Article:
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The main differences between qualitative and quantitative research are:
|Qualitative Research||Quantitative Research|
It’s an inquiry that helps you understand how consumers think or feel.
|It’s a study method that generates numerical data using statistics and logic.|
|Subjective and guided by deductive reasoning.|
|The researcher is deeply involved.||The researcher is uninvolved (makes conclusions solely based on observation and analysis.|
|Information gathered is verbal or based on words, images, symbols, etc.||Gathers measurable data.|
There are different types of qualitative research for business, such as in-depth interviews to extract customer experience insights. In some cases, you’d send questionnaires to respondents in case of a large-scale study or do a recorded interview on the telephone or online platforms like Zoom. Such qualitative interviews can help you demystify specific market phenomena impacting the overall success of your products.
Sometimes you have to step out into the field and conduct multiple face-to-face interviews to understand consumer behavior better. This effort can be helpful when you’re looking to make direct observations in a target geographic area or community of consumers.
How great a listener you are will be evident once you review your recording or after you obtain your verbatim document transcription. Here are some active listening tips for qualitative interviews:
Switch off your phone or don’t bring it to the interview (avoid distractions)
Incorporate body language, such as leaning in during the interview
Make eye contact, but don’t lock eyes
Acknowledge when appropriate (say things like I see, what an eye-opener, etc.)
Reference previous responses
Always let the respondent finish their answer, if possible
It’s okay to pause
Stay focused in the moment throughout
Seek clarification, such as when the response is vague
You can meet the interviewee in person, especially if the qualitative interview doesn’t involve too many respondents. However, it’d be more convenient to hold such discussions over the phone or video chat when conducting a large-scale consumer study. Focus groups can also participate in such surveys, which should typically last 30 minutes.
6 Steps for Executing Qualitative Research:
Set goals: What information are you after, and what do you wish to do with it? For example, do you plan to expand your product line based on consumer demand?
Choose interviewees: If you’re looking into the market competition, you should interview people who use your competitor’s products. If assessing the UX, existing customers should be interviewed.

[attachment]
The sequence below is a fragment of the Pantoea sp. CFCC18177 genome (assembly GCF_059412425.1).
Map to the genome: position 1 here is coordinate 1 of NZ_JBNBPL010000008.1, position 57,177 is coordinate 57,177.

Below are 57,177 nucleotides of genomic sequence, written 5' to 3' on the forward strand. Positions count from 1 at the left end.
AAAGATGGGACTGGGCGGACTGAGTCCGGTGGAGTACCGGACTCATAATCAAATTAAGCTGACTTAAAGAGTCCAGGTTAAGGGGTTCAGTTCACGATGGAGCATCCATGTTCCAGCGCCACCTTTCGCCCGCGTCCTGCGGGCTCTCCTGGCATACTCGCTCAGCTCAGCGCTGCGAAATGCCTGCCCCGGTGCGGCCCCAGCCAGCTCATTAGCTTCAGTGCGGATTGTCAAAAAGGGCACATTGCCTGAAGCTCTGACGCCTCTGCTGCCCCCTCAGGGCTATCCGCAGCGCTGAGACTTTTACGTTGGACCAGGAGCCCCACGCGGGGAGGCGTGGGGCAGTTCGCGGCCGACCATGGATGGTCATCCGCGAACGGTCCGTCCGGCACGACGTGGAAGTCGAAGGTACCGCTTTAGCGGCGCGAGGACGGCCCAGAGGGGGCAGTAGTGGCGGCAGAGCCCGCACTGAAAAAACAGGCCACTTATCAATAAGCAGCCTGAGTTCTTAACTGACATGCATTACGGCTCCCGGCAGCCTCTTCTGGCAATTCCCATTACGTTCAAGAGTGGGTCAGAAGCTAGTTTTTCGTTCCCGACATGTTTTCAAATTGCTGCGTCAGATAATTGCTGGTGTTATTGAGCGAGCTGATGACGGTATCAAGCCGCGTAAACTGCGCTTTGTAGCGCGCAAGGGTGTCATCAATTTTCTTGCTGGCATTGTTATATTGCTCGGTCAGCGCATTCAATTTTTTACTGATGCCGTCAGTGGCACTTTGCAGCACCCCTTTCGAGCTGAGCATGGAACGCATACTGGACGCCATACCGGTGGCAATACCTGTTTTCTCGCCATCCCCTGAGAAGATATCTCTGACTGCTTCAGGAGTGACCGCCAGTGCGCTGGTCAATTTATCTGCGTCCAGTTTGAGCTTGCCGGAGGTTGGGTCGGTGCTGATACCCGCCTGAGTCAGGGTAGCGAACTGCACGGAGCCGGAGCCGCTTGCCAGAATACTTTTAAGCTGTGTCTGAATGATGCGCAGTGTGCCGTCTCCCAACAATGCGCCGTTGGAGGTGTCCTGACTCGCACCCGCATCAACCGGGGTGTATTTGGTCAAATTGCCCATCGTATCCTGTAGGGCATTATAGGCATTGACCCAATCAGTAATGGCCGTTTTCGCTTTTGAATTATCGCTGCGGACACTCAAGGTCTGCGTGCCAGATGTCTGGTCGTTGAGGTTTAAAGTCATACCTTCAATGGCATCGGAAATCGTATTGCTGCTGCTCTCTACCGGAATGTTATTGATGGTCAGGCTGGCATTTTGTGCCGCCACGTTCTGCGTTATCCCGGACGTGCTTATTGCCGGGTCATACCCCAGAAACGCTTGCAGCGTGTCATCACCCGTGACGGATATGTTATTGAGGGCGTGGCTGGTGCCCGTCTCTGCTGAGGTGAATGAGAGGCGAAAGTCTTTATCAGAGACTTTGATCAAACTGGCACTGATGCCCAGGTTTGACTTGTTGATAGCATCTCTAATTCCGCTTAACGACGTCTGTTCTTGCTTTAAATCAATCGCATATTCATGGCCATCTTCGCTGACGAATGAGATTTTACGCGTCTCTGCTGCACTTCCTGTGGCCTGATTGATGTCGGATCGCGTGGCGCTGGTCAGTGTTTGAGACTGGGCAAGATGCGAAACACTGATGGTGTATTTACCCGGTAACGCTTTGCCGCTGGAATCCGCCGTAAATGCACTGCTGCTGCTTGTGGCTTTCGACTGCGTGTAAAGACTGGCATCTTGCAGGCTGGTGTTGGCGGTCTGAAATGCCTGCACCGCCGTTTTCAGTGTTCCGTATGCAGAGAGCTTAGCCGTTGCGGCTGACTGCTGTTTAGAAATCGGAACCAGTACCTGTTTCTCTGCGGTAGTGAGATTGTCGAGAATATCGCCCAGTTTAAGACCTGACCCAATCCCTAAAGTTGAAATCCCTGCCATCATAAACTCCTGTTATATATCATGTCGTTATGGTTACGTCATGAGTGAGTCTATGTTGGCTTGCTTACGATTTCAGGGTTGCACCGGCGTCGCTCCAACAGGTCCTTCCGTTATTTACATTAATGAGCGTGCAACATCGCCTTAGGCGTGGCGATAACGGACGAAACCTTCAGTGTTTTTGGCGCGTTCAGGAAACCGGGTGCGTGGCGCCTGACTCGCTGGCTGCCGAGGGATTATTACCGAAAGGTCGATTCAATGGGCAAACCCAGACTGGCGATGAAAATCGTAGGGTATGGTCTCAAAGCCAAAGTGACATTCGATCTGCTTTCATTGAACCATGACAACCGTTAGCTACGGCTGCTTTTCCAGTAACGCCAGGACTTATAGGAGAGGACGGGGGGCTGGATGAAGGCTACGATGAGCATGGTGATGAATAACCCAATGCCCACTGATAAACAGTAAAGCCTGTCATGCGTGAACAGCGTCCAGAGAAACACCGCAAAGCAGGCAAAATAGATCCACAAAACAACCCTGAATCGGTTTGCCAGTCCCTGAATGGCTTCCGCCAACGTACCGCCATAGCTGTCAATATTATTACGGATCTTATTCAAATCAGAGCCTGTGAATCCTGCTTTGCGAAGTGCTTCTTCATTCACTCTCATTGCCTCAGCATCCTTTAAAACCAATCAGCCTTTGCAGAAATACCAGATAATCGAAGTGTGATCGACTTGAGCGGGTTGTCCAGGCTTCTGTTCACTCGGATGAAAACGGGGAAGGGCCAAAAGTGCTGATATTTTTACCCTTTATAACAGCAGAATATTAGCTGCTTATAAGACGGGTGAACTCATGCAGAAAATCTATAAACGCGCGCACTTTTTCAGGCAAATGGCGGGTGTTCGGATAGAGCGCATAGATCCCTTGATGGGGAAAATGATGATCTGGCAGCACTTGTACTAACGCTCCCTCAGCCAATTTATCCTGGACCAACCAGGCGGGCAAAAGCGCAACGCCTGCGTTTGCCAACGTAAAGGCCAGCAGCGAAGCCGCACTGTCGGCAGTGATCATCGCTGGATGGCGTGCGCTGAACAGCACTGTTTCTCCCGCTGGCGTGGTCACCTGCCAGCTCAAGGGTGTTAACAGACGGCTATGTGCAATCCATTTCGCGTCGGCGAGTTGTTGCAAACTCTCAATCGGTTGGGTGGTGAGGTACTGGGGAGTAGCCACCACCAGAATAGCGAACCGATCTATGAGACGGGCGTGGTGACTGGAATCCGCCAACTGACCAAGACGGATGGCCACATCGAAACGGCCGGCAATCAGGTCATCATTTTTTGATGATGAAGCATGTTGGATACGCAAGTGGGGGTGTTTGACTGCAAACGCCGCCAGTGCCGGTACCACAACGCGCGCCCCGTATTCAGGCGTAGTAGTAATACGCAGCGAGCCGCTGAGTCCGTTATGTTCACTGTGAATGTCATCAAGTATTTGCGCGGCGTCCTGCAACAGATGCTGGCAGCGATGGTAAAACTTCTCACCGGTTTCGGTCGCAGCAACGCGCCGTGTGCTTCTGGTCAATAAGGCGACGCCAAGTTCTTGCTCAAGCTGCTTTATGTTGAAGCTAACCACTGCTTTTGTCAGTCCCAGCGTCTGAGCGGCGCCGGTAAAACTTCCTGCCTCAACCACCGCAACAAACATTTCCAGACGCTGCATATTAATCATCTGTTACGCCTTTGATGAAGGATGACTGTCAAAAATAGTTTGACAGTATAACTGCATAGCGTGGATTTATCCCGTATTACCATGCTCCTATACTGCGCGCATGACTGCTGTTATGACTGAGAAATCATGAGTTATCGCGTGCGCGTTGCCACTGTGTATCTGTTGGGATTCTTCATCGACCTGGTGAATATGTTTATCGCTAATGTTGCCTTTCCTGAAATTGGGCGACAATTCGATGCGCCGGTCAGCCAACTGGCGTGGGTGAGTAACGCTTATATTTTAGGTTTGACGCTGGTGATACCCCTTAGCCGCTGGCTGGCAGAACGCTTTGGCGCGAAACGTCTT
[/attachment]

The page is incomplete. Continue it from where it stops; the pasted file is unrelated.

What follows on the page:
Develop survey structure: Choose your open-ended questions and ensure they’re tied to the information you’re after. Create an interview guide, too.
Determine interview format: Select an appropriate setting and format for the interview, keeping the respondent’s comfort in mind. Set up the recording environment, and be sure to rehearse the interview.
Execute the interview: Exchange introductory pleasantries as you begin the interview. Be flexible with your questions, but don’t interrogate your guest.
Transcribe the interview: Audio or video transcription can help you make the most of your qualitative research, including enhancing collaboration with colleagues during analysis.
Analyze the report: Did you get the answers you sought? It’s time to summarize lessons and provide recommendations.
To simplify the process of analyzing your qualitative interview, get the text document from your audio transcription ready. You can then choose an analysis approach to compare emerging consumer sentiments against what you already know. Finally, write a report on key findings with references to your research objectives.
There are two approaches to qualitative analysis:
Furthermore, two methods of inductive qualitative analysis are also available. They are known as theme content analysis and narrative analysis. Inductive analysis is based on a common theme and individual stories, whereas deductive analysis is based on a pre-determined framework.
Each of these qualitative analysis methodologies contributes to the research endeavor in some way. The inductive analysis will yield more complex results. Meanwhile, deductive analyses enable the researcher to highlight crucial topics relevant to their research.